Jack Ma aspires to free the invisible hand of e-trade

Jack Ma, the executive chairman of Alibaba Group has a dream. A dream where political barriers to global e-commerce and cross border trade no longer exists.

Speaking at the Boao Forum for Asia, the founder of the Chinese e-commerce giant called for the establishment of a virtual, borderless economy not constrained by politics. The vehicle for achieving this ambitious dream: the World e-Trade Platform or eWTP, a business-driven, Internet-based platform that would function something like the World Trade Organization — but ideally without all the controversy.

An open virtual economy inclusive of developed and developing countries
Ma reportedly wants to make cross border trade simpler, minus the rules and laws some believe ineffectual, to move trade faster.

As envisioned, businesses would drive the eWTP with governments, NGOs and other organizations participating to formulate international rules that eliminate perceived barriers to e-commerce and help small businesses and global consumers participate in cross-border trade. The online platform would be open to a wide range of stakeholders including SMEs and would not be dominated by governments and multinational corporations.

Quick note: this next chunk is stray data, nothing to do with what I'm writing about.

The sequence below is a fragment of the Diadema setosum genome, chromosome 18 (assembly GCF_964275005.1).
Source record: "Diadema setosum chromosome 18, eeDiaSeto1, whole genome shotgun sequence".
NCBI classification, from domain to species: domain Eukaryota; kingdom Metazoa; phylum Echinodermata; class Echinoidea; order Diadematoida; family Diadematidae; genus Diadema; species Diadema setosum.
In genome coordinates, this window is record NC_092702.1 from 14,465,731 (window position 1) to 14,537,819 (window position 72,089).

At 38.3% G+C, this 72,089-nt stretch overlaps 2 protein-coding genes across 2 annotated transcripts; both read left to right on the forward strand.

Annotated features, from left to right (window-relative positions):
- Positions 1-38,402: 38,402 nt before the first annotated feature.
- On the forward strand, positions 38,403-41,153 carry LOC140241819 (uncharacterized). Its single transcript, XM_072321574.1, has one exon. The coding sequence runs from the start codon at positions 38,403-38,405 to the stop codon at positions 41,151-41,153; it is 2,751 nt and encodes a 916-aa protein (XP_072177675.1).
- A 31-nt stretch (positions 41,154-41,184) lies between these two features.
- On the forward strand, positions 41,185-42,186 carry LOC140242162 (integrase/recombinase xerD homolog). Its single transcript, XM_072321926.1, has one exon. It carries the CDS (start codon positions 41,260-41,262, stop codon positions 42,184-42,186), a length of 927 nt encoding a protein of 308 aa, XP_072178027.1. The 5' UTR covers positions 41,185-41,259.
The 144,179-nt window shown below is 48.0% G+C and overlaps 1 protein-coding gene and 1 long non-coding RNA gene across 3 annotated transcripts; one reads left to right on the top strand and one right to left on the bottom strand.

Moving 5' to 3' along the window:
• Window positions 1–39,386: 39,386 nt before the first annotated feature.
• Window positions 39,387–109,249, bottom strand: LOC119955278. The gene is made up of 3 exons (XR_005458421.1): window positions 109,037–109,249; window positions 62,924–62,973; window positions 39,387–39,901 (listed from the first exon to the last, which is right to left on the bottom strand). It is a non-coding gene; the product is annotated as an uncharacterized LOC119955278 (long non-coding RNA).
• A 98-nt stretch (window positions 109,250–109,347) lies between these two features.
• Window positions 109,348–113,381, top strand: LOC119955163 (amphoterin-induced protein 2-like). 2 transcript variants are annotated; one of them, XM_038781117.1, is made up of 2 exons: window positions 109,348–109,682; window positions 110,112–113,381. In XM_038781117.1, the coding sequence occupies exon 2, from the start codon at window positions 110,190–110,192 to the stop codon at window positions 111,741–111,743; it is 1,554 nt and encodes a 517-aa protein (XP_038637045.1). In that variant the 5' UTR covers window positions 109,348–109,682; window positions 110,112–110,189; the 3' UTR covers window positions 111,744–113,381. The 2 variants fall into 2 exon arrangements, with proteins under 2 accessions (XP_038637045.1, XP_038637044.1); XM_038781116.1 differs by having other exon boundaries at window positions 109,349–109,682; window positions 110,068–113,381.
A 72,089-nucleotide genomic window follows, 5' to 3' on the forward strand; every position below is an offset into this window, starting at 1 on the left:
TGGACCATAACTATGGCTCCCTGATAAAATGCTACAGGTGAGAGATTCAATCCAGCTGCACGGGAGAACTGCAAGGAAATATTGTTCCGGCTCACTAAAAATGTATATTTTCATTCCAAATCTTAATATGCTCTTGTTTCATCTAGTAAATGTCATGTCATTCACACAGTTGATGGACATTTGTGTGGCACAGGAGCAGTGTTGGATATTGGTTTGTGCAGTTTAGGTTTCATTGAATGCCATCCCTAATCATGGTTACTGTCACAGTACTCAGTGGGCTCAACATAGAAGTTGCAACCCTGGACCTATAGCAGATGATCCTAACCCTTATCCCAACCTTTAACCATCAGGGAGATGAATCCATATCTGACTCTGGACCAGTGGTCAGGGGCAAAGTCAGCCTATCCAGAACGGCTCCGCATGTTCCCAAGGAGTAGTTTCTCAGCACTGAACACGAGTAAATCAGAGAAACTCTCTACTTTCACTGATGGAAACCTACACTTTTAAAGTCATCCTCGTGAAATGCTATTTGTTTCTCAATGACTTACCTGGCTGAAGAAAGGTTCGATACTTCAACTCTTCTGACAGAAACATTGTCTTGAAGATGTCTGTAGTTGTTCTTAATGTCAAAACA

With the platform, Ma says he intends to help “the 80% of companies and developing countries that cannot participate in world trade,” adding, “It is not the purpose of the eWTP to destroy the WTO, but to try to destroy trade protectionism.”

The democratizing power of technology
The explosive worldwide growth of e-commerce is spawning new business models and has the potential to spark fundamental changes in the way international trade is conducted by eliminating costly layers of intermediaries and shortening global supply chains. At the same time, the borderless, relatively frictionless nature of e-trade offers small-and medium-sized businesses everywhere unprecedented access to global markets.

A call for harmonization of regulations
However, while opportunity is in sight, cross-border e-commerce still faces a number of challenges, not the least of which being the inconsistent delivery of products across borders because of inefficiencies in international logistics and customs procedures.

“For a product to enter a country there might be 10 agencies you have to deal with,” said Luis Alberto Moreno, president of the Inter-American Development Bank and eWTP panelist at the Boao event.

Another eWTP panelist and CEO of US-based infant formula maker Mead Johnson, Kasper Jakobsen agreed that global import regulations needed greater uniformity. “The biggest barrier to expanding [trade] platforms across boundaries is so many products have to comply with different regulations in all the markets they are sold in,” Jakobsen said.

Panelists agreed backing for the eWTP proposal should be sought from world leaders at the upcoming G20 summit, scheduled for September in Hangzhou, China, where Ma’s Alibaba Group is headquartered.

Tags: Alibaba, global e-commerce, cross-border

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